Saturday, February 28, 2009

Learning how to milk, and the repercussions

Obviously if an academic sort of person from suburbia is going to buy a milking goat, she should learn how to milk.

I went back to Judy's for that purpose. She invited me to come at milking time and watch, and take a hand at milking Monique. (See earlier post explaining about Monique.)

So I went at twilight on a July evening with one or more of our three children, whoever was interested at the time. And we watched Judy milk.

What you do is: Wash the udder, dry the udder, squeeze the teats.

Yes, that's what real goat people call them, and we're not going to get squeamish here over a technical term. They rhyme with meats.

Here's how it's done:

1. Wash the goat's udder all over with a very dilute solution of Basic H in warm water.
2. Dry the udder with a paper towel or dish towel or clean rag (aka old dish towel).
3. Close off the top of the teat, right next to the bag, between the base of the forefinger and the thumb, one hand per teat. (Tricky: this is a two-handed operation. Or as goat people say, "If God had intended people to milk cows, he would have given them 4 hands." Two is just right for goats, who have two teats.)
4. Squirt a tiny amount of milk into the wash bucket, onto the dirt floor, or into the waiting cat's mouth. This is to get rid of the milk that has accumulated at the end of the teat where bacteria might grow in it.
5. Place the clean milk pail on the milking bench (more about this in another post) and begin to milk by squeezing the teat from top to bottom. The easiest way is to add successive fingers. (It helps to watch.). Continue in a rhythmic fashion, about one squeeze per every 2 seconds or so. You can alternate hands or do them together. The milk will begin to flow as it 'lets down'.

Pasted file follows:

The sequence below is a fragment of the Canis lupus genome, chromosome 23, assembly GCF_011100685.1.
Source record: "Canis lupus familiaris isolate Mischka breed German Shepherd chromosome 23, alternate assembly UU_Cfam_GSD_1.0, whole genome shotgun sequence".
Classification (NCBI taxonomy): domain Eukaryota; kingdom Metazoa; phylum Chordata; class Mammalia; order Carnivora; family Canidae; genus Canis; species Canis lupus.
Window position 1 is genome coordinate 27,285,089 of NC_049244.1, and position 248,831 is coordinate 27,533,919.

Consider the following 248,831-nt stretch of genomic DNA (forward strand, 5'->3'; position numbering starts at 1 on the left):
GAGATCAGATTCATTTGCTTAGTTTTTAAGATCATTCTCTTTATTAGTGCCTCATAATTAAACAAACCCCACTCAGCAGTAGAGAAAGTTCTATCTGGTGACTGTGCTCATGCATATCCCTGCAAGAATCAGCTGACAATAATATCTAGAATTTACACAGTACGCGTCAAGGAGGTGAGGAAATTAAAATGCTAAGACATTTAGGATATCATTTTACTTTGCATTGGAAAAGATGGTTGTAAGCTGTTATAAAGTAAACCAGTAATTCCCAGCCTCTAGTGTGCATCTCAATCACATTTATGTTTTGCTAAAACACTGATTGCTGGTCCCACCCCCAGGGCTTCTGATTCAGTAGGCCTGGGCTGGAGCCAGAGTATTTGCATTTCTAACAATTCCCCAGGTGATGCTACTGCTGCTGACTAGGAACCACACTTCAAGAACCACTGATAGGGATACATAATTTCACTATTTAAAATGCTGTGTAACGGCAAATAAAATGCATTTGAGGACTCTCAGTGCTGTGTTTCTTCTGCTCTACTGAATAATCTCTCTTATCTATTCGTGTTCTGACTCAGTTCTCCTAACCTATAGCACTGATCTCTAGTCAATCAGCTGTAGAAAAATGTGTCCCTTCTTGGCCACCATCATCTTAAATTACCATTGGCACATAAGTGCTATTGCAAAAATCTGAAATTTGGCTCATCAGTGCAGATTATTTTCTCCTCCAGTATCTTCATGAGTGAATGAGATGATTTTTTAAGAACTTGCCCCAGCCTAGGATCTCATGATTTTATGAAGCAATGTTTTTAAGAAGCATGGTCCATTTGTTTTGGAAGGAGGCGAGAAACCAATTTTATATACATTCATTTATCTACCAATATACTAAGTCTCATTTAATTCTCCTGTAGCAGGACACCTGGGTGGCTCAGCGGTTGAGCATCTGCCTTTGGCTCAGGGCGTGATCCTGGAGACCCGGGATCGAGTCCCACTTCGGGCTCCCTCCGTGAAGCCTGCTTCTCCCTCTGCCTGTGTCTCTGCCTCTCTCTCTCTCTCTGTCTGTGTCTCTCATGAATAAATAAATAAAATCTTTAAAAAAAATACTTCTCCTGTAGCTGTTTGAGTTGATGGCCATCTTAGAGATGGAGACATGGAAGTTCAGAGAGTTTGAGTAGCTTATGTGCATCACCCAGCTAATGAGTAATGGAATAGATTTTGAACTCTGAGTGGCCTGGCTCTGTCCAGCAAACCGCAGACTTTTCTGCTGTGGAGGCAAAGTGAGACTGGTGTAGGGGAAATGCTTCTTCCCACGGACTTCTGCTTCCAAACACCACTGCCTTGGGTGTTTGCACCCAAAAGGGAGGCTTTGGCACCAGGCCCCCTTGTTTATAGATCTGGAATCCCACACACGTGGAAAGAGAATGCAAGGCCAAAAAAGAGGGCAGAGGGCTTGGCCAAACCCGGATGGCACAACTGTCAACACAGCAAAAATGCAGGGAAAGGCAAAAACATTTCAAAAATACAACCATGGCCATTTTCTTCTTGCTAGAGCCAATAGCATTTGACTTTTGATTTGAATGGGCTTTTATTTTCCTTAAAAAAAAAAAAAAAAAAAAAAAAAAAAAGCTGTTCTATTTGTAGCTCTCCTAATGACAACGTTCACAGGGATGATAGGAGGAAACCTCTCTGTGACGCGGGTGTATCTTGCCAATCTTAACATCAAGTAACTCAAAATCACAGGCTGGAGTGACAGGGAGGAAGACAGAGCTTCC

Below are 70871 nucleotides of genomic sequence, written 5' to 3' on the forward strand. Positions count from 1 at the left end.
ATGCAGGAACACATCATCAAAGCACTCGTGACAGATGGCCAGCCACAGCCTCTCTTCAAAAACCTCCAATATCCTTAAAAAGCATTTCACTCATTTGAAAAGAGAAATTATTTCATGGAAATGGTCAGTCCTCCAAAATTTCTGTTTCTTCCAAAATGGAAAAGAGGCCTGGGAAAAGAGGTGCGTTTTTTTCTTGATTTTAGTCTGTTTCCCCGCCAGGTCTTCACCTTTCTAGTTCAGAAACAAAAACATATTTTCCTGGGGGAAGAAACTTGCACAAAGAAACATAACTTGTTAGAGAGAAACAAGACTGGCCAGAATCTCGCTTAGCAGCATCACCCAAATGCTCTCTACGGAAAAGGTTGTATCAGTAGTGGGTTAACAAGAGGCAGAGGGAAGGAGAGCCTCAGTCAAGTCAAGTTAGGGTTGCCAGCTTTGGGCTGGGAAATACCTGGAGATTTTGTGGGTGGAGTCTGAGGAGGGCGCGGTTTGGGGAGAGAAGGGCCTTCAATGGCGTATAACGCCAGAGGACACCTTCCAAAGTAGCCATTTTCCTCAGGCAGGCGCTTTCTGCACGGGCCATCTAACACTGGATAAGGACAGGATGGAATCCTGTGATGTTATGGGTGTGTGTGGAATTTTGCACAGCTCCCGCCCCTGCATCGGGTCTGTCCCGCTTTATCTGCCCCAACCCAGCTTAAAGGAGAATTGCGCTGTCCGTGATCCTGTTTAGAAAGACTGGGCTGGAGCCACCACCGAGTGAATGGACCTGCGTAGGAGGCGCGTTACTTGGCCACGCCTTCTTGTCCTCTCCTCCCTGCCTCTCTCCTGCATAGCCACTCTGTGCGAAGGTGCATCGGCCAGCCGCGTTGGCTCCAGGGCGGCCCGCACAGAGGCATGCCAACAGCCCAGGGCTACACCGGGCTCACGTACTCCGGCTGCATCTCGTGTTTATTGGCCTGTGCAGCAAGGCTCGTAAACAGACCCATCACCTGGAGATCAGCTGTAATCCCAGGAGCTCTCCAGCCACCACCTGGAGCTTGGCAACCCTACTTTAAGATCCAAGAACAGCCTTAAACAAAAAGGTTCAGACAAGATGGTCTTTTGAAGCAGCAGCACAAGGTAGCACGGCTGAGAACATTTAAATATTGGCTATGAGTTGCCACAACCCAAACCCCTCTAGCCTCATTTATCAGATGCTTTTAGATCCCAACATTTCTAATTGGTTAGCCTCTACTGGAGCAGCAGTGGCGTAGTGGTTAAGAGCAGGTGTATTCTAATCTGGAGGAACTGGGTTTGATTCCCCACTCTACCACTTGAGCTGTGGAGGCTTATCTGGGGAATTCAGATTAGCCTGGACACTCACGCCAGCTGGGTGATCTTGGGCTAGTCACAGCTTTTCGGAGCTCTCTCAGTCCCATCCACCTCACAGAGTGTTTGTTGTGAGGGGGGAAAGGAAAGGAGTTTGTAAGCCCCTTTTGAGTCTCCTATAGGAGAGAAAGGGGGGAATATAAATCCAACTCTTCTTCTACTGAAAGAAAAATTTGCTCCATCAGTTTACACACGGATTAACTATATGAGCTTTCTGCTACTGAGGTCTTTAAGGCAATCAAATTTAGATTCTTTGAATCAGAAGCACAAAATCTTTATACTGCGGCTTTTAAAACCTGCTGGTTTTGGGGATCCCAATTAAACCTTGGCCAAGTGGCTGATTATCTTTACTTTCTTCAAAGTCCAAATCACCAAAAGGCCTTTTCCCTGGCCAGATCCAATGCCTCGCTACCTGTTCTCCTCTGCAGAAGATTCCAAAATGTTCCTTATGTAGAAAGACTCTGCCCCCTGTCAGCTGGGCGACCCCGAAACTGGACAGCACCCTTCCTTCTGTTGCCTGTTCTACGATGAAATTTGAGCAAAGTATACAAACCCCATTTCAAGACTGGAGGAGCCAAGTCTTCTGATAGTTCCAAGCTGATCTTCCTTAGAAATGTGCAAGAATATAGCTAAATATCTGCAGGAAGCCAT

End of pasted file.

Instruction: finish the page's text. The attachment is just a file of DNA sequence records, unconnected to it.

6. When the milk flow subsides, massage the bag gently and squeeze again, repeating until the milk stops squirting out. Then strip the teats to get the last of the milk from them. They will look empty.
7. Wash the bag and teats again.

That is how it is done. Not the first time, necessarily, though. I got a squirt or two the first night. But I just loved it! I went back many times...

The trouble with visiting Judy's is that she had more than Monique. She had several goats. One was named Elegant. She was tiny - someone had neglected her and Judy had come to the rescue. Guess what happened next?


Real said...

So, is there no disinfecting of the teats then? Anytime I've seen cows milked the milker uses a solution of what looks like Iodine or something to disinfect before milking. Because I'm just thinking of a goat around all that poop and wondering if just a good old plain washing is enough....

Peg Lewis said...

We took our guidance from what we read. Some did a dip, iodine or germicide. Some said it made no difference. So we tried without: the dips are hard on the teats and they become dry and cracked.

We washed well to get rid of debris and hair, then dried thoroughly. We squirted out the first milk, which is where the bacteria would be able to grow and have an opportunity to grow, then milked. Even after sitting in a home-washed glass jar for a week, no sourness or other sign of bacterial activity appeared.

The teats are naturally germ-free, and as long as we got the dirt off, we seemed to be fine. The milk doesn't touch the outside of the teats in any case, but we certainly didn't want any dust from the barn in the milk. To make sure none got in the bottle, we filtered the milk as soon as we got back to the house.

Thanks for asking!